Often the only books I can turn to in a tired evening, when my heads feels like a hot medicine ball, are Mr. Berryman's-- his diction, his rhythms, and the absurd theatricality of his speaker, somehow managing to communicate an acute sincerity, are vivid enough for my mind to track. Only his last few books of poetry-- Love & Fame; Delusions, Etc.; and Henry's Fate (a posthumous collection of unpublished work)-- are there. At times these poems read like desperate (or wildly bored) journal entries, and sometimes they read like the Dreamsongs, but always marked by the presence, immediate, of his very near-to-your-ear voice.
I've been thinking about next year, about where I'll go now that I've finished this Irvine stint, and happened upon this one, from Henry's Fate:
Young men (young women) ask about my 'roots,'
as if I were a plant. Yeats said to me,
with some preteniousness, I felt even then,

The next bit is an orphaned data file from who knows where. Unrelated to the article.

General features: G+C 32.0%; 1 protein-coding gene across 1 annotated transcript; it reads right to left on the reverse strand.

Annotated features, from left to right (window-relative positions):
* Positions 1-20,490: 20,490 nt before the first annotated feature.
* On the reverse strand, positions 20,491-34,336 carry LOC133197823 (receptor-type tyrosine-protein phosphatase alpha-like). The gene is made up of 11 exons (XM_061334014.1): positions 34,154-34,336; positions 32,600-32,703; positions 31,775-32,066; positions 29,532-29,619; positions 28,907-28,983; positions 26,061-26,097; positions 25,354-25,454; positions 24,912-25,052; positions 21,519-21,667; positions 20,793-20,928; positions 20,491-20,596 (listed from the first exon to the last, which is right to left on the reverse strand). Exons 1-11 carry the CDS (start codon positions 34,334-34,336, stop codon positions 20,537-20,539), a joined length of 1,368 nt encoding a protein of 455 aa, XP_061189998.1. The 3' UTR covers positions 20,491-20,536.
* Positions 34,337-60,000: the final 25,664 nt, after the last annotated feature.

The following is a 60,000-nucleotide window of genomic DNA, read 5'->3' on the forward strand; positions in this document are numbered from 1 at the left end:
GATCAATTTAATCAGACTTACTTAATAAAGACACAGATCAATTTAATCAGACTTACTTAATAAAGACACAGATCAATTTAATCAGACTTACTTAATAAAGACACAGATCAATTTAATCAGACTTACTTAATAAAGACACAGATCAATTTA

'London is useful, but I always go back
to Ireland, where my roots are.' Mr. Eliot
too, worried about his roots
whether beside the uncontrollable river
the Mississippi, or the Thames, or elsewhere.
I can't see it. Many are wanderers,
both Lawrences, Byron, & the better for it.
Many stay home forever: Hardy: fine.
Bother these bastards with their preconceptions.
The hell with it. Whether to go or stay
be Fate's, or mine, or matter.
Exile is in our time like blood. Depend on
interior journeys taken anywhere.
I'd rather live in Venice or Kyoto,
except for the languages, but
O really I don't care where I live or have lived.
Wherever I am, young Sir, my wits about me,
memory blazing, I'll cope & make do.